the bustling, revolutionary days of the sixties an angry young black
man published Soul on Ice. His name was Eldridge Cleaver. Within the
pieces among this collection of letters and essay Cleaver tells us that
after returning to prison he took a long look at himself and wrote to
save himself. But what was Cleaver saving himself from? Well perhaps
the brutal ramifications of segregation and a state of false
consciousness. Over 45 years later, does Soul on Ice have any
relevance, especially to young black men? I would argue that it does
but for the young it is a book that must be read with guidance and a
critical mind that would prevent the reader from taking the book fully,
without questioning its weaknesses.
The book is made up of letters and essays. The pieces are sometimes tender and loving, as in the letters to his solicitor with whom he falls in love, or brutally honest and outrageous. To put across his message about the conditions of black people in the sixties USA, Cleaver covers a range of topics such as: black consciousness, the Watts riots, soul food, the assassination of Malcolm X, Elizah Muhammed and the strife among black Muslins. However, the two most important and seminal essays for both black and white people are On Becoming and the Allegory of Black Eunuchs. The first deals with Cleaver's struggles to overcome his ambivalent feelings towards white people especially white women and the second dwells on the hopeless situation of the black male - effectively Cleaver sees black males as black eunuchs. In this essay relations between black and white males are driven by sexual politics.
One of the predominant themes that keep recurring in the book is the mind body distinction. It occurs in various guises: through issues to do with sexuality, psychology, sociologically, class structures and of course race. In other words, Cleaver appeared obsessed with the intellectual position of African Americans and appeared keen to dispel the myth that black people only succeed through the physical aspects of their being. He was highlighting a situation where whites believed they had a monopoly over the use of the intellect whilst black people could only show and use physical prowess. The message here that is relevant for today is that black people have to and must continue to dispel the stereotype that would say we can only deliver through our physical being.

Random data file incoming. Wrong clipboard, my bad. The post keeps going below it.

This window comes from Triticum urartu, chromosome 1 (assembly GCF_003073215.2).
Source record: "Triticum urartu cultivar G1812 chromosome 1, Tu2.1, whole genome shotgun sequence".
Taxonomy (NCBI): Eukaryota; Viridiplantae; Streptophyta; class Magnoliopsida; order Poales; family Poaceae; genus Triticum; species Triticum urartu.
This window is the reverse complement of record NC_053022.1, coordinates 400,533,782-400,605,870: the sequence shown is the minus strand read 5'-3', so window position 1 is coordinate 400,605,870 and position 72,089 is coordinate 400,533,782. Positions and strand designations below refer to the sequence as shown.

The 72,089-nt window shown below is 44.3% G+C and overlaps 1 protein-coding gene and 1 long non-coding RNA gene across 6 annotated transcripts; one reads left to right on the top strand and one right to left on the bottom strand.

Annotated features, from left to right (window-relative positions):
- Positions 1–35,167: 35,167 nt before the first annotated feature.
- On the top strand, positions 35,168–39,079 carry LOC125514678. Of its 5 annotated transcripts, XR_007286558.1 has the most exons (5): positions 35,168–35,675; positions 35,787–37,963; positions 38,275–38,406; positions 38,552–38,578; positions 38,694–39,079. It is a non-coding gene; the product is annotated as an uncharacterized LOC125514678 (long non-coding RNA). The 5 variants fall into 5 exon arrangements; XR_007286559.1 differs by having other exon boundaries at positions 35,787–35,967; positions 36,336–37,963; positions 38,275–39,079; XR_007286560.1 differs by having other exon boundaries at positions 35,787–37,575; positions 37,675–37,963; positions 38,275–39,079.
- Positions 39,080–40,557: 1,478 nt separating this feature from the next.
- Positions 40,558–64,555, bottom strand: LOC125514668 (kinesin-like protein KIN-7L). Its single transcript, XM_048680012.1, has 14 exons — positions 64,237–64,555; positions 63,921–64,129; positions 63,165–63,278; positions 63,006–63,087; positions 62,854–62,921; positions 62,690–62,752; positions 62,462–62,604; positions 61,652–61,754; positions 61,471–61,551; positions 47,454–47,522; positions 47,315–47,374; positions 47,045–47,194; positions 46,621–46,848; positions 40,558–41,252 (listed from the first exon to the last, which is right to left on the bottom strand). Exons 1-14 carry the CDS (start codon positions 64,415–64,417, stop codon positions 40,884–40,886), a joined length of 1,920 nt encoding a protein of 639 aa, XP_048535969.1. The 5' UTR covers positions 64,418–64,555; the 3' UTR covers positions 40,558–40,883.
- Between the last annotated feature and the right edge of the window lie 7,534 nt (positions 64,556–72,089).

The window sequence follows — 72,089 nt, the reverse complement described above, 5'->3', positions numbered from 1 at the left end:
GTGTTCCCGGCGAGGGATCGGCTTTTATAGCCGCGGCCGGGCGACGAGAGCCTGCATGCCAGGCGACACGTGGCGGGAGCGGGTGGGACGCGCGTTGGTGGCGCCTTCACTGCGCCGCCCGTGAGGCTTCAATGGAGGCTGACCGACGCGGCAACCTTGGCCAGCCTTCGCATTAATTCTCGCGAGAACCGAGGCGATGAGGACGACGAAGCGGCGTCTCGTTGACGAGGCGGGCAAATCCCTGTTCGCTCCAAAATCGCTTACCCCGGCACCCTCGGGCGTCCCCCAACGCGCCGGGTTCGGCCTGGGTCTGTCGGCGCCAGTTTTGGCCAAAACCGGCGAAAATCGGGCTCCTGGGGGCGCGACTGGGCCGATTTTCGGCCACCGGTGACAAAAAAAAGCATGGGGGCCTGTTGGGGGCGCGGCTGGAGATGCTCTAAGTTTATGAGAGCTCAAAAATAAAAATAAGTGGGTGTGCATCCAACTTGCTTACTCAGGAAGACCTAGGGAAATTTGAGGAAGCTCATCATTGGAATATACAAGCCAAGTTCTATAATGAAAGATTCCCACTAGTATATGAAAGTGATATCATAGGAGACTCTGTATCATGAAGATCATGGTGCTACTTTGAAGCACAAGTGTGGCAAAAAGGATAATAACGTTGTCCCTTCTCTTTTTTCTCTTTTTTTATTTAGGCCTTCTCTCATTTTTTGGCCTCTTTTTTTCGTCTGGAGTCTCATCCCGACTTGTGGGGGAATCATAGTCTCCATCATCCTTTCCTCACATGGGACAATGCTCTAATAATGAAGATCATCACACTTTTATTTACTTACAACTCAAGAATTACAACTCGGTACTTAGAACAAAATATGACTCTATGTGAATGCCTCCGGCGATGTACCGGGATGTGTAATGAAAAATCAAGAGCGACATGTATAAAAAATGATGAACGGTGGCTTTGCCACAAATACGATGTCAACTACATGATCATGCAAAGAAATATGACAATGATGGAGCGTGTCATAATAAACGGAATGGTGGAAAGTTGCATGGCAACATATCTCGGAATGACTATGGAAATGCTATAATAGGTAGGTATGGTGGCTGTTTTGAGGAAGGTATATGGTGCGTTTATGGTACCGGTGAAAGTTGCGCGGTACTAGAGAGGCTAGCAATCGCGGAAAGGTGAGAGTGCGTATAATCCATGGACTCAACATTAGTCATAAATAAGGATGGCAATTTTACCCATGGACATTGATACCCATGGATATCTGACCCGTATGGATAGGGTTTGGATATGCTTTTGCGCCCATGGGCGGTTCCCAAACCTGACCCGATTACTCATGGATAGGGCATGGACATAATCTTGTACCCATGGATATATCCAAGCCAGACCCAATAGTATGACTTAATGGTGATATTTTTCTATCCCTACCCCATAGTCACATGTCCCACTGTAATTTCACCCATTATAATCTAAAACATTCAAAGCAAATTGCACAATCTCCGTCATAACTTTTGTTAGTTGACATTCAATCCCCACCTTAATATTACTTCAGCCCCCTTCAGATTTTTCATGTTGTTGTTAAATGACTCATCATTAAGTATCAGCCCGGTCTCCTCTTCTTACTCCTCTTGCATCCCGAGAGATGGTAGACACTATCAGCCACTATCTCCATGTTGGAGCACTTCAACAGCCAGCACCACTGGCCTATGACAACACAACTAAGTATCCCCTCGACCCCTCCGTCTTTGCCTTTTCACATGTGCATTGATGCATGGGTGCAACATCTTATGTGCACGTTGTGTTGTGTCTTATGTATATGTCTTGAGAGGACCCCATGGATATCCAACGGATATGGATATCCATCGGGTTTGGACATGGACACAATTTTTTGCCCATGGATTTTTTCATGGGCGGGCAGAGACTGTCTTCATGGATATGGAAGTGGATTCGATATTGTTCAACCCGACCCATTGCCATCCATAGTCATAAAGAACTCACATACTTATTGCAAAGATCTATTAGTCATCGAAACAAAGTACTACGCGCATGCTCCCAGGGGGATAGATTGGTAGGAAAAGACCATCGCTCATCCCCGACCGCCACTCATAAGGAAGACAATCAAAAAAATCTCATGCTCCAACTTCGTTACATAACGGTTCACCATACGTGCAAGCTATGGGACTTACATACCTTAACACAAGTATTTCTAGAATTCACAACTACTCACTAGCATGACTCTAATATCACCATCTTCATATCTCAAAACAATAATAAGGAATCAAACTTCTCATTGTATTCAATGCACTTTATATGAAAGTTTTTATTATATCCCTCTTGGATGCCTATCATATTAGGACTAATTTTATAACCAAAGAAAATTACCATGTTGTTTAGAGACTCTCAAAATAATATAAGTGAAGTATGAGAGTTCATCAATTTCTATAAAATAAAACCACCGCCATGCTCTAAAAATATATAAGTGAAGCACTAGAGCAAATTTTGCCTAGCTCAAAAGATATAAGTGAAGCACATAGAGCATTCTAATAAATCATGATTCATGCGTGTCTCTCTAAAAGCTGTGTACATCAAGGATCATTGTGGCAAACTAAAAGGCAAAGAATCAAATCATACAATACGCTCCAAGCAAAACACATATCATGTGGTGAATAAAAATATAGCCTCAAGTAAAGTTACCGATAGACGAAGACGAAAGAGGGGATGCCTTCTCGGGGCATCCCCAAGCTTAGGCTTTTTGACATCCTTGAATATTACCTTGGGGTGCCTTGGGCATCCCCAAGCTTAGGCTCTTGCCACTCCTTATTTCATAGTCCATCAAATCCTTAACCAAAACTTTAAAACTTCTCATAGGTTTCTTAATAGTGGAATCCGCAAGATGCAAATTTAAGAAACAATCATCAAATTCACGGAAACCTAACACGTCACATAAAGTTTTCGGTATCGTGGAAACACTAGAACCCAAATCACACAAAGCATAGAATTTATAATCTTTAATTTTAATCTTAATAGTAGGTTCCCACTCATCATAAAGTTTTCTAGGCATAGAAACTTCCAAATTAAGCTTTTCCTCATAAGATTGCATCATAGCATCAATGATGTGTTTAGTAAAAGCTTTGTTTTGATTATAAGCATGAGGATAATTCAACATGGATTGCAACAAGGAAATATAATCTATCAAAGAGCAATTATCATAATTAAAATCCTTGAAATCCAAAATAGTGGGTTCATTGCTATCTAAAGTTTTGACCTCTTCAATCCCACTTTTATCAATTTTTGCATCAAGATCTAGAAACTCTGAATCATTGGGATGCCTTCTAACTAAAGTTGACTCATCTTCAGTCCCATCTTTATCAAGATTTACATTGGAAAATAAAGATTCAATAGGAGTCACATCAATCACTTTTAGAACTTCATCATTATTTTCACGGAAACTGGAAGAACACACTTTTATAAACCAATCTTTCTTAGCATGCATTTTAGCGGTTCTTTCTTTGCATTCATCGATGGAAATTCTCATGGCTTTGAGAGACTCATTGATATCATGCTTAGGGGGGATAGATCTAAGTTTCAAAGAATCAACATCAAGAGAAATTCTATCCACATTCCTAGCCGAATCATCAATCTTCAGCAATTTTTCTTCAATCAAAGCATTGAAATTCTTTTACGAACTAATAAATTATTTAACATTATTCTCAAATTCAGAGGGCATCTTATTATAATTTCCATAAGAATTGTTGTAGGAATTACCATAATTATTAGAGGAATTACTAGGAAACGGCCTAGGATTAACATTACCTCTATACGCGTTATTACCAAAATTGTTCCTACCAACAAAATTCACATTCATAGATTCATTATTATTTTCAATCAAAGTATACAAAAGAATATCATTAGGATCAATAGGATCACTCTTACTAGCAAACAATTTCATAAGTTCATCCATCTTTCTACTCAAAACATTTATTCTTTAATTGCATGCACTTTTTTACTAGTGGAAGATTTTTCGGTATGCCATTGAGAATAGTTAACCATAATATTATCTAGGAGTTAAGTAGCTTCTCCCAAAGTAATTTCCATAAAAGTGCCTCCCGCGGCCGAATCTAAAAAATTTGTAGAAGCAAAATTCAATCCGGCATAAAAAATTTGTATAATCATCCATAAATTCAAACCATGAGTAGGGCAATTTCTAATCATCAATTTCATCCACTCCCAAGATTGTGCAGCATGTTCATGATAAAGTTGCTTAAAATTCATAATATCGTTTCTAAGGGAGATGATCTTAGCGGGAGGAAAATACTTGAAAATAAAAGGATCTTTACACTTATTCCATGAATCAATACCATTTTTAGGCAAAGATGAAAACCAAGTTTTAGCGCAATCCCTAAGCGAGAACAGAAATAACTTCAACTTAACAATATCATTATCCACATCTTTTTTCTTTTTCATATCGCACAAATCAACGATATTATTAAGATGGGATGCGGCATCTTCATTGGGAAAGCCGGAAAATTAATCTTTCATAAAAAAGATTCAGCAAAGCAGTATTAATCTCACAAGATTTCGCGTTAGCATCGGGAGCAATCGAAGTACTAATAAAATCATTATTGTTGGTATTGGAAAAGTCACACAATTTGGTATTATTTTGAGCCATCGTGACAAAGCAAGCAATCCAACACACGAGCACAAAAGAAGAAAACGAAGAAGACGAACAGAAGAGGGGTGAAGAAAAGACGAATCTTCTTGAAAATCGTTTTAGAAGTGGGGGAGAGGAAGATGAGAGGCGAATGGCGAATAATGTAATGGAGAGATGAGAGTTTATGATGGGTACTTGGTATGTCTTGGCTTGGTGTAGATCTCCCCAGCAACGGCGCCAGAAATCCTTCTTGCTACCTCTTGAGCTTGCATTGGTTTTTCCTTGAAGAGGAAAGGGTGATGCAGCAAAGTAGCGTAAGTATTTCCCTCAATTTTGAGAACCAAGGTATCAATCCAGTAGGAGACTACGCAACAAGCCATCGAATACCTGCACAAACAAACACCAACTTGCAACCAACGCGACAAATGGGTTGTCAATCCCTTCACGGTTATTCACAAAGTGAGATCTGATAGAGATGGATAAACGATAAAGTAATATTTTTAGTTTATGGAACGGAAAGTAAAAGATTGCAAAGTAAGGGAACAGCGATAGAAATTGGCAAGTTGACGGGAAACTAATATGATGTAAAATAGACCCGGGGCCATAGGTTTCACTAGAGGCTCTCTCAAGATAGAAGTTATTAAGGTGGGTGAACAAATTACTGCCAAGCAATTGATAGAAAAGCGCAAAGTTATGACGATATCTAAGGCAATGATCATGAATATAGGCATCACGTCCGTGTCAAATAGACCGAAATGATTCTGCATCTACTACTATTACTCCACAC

An example of where a young black person reading Cleaver today must take an objective stance and see things for what they are, is where he links the fate of African Americans to the liberation of third world countries. Instead of liberation, some 45 years on where third world countries, especially in Africa, have made some economic progress they have largely done so by exploiting their people as cheap labour and oppressing their desires for democracy and freedom.
Being Black : Selections from "Soledad Brother" and "Soul on Ice" - George Jackson & Eldridge Cleaver
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